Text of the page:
Stop the Transfer of Vermont Yankee from Entergy to NorthStar

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The photo shows a fire at Vermont Yankee in 2011. 

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The below is by Sandy Levine. She lives in Vermont and works at Conservation Law Foundation.

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Communities in Vermont still reeling from the toxic waste left behind in their drinking water from long-closed industrial plants understand the importance of corporate responsibility when it comes to environmental issues.

Common sense protections keep polluters on the hook and money in the bank for clean-up efforts.

Unfortunately, the planned transfer of the remains of the Vermont Yankee nuclear power facility lack those sensible safeguards. Through a confusing mess involving over a dozen separate corporations – many shielded from liability and without any assets of their own – the current plant owner, Entergy, seeks to hand over the property and clean-up responsibility to North-Star, a demolition company.

The planned transfer requires approval from both the Vermont Public Utilities Commission and the federal Nuclear Regulatory Commission. Vermont regulators must determine if the plan “promotes the general good of the state.” In other words, does the transfer leave the facility with a capable and responsible owner who has sufficient financial resources to properly clean up the site?

During days of technical hearings and in recent filings submitted to regulators, Conservation Law Foundation has argued that the answer to that question is no. The fact that the deal allows Entergy to simply hand over the keys while the new owners lack the financial resources to clean up the site should make residents nervous. NorthStar also lacks insurance that is commonplace for similar transfers, another red flag.

In a recent correspondence, the Nuclear Regulatory Commission also sounded the alarm, writing that it was unable to confirm that the proposed funding was adequate or that there will be enough money available to complete the necessary decommissioning. The response lays bare the hollowness of support for the transfer from state and local officials.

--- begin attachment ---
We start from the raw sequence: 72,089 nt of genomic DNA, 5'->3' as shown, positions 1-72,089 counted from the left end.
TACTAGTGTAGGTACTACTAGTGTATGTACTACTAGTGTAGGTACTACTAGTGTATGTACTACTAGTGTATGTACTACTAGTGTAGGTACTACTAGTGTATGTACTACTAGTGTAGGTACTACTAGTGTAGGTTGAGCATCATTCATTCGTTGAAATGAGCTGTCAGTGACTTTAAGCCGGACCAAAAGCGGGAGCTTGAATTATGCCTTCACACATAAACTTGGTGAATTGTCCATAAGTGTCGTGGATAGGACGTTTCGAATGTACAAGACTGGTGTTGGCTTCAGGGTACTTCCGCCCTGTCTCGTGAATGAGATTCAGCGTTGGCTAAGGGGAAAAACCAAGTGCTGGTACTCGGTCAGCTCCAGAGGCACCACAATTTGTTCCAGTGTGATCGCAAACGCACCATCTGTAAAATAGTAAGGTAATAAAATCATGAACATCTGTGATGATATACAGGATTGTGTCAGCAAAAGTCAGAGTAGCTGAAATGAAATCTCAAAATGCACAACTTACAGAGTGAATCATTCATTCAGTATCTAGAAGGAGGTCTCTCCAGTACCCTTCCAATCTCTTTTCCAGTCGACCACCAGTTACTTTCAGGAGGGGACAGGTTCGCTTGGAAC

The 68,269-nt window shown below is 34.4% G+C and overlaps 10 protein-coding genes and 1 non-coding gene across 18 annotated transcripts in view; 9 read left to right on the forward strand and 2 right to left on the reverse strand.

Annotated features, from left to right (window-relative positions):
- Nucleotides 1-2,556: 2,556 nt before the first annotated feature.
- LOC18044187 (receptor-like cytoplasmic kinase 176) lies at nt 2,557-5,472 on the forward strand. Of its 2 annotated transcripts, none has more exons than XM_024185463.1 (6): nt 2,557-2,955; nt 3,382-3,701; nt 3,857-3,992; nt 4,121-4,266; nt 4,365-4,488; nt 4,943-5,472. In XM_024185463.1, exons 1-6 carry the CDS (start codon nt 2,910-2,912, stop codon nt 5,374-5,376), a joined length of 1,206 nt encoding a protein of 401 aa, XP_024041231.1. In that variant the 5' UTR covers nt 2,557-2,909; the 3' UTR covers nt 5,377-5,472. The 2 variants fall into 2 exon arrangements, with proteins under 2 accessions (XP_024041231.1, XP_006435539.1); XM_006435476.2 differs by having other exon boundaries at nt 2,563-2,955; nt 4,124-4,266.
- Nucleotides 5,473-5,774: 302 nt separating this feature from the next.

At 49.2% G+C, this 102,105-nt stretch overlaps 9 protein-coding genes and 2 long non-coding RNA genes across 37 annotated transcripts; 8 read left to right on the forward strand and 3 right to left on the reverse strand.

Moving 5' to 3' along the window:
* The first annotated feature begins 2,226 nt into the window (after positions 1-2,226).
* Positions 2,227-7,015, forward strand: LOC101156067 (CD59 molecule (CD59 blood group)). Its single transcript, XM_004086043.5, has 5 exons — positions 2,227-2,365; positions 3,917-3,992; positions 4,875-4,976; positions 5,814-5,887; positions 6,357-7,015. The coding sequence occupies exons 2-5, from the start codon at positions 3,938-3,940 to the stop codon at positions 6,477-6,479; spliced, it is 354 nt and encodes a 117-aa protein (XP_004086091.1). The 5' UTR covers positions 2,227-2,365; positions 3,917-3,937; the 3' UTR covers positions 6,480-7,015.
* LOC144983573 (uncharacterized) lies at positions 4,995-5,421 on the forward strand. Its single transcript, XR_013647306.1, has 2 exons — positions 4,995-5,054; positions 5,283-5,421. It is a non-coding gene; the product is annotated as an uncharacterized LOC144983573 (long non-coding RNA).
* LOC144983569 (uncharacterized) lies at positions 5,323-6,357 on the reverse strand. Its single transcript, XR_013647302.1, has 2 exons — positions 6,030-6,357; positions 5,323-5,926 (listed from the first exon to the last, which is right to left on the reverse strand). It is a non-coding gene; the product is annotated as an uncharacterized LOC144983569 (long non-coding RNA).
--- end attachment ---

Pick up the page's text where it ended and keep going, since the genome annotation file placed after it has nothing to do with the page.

In response to these concerns, NorthStar attempted to sweeten the deal by adding performance bonds, targeting future proceeds for managing spent fuel, and changing the terms of the support agreement. But a deal that needs to be sweetened is sour to begin with. Lacking money in the bank and financially secure partners to back up the proposal if it falls short, continued promises from NorthStar that aren’t supported with real resources are misleading and should not be relied upon.

The proposed deal also lets Entergy walk away from the toxic mess it created. That’s not allowed in the transfer of traditionally contaminated sites – like old military bases – where it’s common for the transferring entity to remain on the hook as a back up to assist with cleanup efforts.

Entergy operated this plant for years, including when the plant leaked and contaminated the site and nearby waterways. If Entergy believes NorthStar will do as good a job as they say, then it should stand strongly behind the deal and agree to maintain responsibility if something goes wrong.

Finally, the state’s troubled history with Vermont Yankee should make regulators even more cautious. By an overwhelming vote, the Vermont Legislature in 2010 declined to approve continued operation of the Vermont Yankee plant. The plant was only allowed to continue operating after suing the state in federal court and forcing the decision to be struck down. Vermont should not succumb to the hollow promises put forth in support of this risky deal. Whatever is decided, the plan for the future of the Vermont Yankee site will have significant impacts on Vermonters for years to come. A proposal this important needs to be backed up with real plans and the money to support them, which NorthStar has yet to do. As it stands, the plan will leave Vermonters as the guinea pigs of a shaky new venture that may set a dangerous precedent for furture transfers.

 



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